Media Conference, part I

Posted: November 17, 2011 by Two Dope Boyz in 2 Dope Botz, Videos
Tags: , , , , , , ,

On November 16th I attended a media conference. The conference was hosted by one of the cellphone companies in Israel, maybe the big one, and it’s the 4th one they have made. It’s the first one I attended. Actually, I wasn’t sure that I would get accepted, as I just quit my job (I still had the name of the last company I worked for on the name tag) and I am just starting my walk on the media-path. Never-the-less, I went there. The reason I applied is because of the list of lectures, and even more – the list of lecturers.  I thought to myself that if at least I got the chance to be there (among 1,499 other media people) I might as well write some notes and upload to the blog. Let me just say that all of the lectures were 30 min’ long, some felt like they went too fast, some felt like it went forever. Some were interesting, some were people only talking about themselves/their companies.I bring to you part I:

 The first lecture was by Gunther Sonnenfeld, a Digital brand strategist, ‘ThinkState’. His lecture was about ‘The next thing in the content world’.

In a nutshell, what Gunther said is that these days culture defines business, and more importantly, that if not so long ago content was king (and maybe afterwards – consumer), now the king is dead. Hail the new king – context. Content is still relevant, but context is what makes it relevant to the individual.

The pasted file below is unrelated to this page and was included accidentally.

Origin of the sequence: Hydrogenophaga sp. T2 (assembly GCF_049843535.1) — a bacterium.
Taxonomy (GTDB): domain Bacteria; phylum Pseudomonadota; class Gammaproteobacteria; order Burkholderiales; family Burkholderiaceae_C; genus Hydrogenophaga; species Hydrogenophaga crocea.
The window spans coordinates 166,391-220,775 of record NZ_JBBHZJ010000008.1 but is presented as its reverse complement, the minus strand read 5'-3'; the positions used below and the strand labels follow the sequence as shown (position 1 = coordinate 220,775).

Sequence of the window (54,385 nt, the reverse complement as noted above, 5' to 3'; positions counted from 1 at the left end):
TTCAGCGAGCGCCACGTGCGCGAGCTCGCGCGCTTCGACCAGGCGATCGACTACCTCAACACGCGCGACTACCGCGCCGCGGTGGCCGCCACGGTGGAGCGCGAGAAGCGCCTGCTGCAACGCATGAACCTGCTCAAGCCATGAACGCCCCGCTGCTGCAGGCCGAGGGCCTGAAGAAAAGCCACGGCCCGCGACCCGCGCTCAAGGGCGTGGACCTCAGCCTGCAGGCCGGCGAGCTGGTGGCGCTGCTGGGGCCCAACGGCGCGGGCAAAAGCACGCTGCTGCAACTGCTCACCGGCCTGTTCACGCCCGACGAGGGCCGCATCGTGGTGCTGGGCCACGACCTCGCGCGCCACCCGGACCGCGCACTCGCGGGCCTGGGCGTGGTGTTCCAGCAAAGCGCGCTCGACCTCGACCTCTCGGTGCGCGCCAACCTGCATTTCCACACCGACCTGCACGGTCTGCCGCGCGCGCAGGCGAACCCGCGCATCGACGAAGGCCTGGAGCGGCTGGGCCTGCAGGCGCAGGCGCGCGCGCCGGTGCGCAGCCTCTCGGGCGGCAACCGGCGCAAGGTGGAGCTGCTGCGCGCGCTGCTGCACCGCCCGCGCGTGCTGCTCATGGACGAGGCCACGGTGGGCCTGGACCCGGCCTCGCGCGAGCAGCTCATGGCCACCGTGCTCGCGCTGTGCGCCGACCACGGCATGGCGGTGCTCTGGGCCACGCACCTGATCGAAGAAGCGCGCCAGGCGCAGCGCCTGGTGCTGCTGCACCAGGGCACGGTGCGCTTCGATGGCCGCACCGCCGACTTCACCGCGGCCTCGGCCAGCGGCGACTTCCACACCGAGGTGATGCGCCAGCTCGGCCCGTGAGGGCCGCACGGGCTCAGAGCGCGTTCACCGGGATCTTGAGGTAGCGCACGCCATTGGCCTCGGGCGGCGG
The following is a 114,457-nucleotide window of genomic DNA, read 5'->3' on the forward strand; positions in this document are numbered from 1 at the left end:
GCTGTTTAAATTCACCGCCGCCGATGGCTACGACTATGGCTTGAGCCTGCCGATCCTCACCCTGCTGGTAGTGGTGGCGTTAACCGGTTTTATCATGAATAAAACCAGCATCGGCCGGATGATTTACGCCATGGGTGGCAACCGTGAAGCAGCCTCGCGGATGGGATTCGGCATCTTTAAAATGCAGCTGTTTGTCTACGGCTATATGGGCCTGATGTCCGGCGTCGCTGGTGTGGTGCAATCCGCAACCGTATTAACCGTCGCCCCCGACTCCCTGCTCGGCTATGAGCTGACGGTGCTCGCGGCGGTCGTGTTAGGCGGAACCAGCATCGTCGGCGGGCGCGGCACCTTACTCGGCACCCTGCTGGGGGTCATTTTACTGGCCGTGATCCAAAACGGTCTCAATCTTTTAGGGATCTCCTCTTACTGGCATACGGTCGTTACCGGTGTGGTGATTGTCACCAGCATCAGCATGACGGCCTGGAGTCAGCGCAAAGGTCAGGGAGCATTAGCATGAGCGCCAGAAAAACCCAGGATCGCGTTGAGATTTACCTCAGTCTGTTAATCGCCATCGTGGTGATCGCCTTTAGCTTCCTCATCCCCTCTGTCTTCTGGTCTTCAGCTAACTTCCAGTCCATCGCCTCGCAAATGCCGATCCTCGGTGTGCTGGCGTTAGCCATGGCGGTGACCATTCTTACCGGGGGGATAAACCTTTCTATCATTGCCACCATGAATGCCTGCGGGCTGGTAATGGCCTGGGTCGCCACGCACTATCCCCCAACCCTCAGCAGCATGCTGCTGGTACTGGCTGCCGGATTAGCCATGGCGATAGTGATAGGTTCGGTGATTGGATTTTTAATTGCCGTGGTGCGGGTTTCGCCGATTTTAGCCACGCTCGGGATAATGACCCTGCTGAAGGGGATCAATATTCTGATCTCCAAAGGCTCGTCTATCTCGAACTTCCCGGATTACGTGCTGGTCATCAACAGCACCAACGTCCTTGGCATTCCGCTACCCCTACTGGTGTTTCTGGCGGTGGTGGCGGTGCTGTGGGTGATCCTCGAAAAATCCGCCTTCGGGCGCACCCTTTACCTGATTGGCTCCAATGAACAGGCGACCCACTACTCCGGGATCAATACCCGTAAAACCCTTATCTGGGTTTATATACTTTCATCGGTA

The way the studios used to make films or TV shows was first making the pilot/film, then get a focus group, and the studio representatives would sit behind a two-way-mirror and write the marks and decide how to proceed. That’s not the case today. These days the studios get the vibe before even shooting.

The next lecture was by Brian Graden, who is the former President of Programming at MTVVH1 and few others channels. But what strike the audience the most about him is that he was the guy who brought Southpark to our lives (you can debate if it was good thing or not, I say it is good, but none of us can ignore that this step changed the way animation is made today). He was a producer in Fox at the time, and he saw a short video Trey Parker and Matt Stone made. Back then they were film students. He asked them why they don’t make another one, and the reason was funding. So come Christmas he contacted them, gave them $20,000 and asked them to make a short Christmas-card animation. And they came up with The Spirit of Christmas which became Southpark as we know it.

What was interesting about this was that Comedy Central, a niche channel back then, which barely had 500,000 views, was airing that show, and on the first episode they had more than 6 million viewers. The buzz was so big. Apparently the Spirit of Christmas video was virally spreading on the universities network, that it created the buzz for the first episode.

Actually, Brian said another interesting thing. When they showed the show to the focus group, they hated it. If the production company had gone with their opinion, Southpark would have never been created.

Two more things he said about creating content are:

  • Invent before they demand it.
  • Play with people’s head.

I think those two topics, among the change SP have brought to the animation world, is something I need to address separately on one of my other posts, shall there be a demand.

So that was part I. I hope you enjoyed it and maybe post a comment, start a discussion, and of course – share.

Brian Graden telling how Soutpark started

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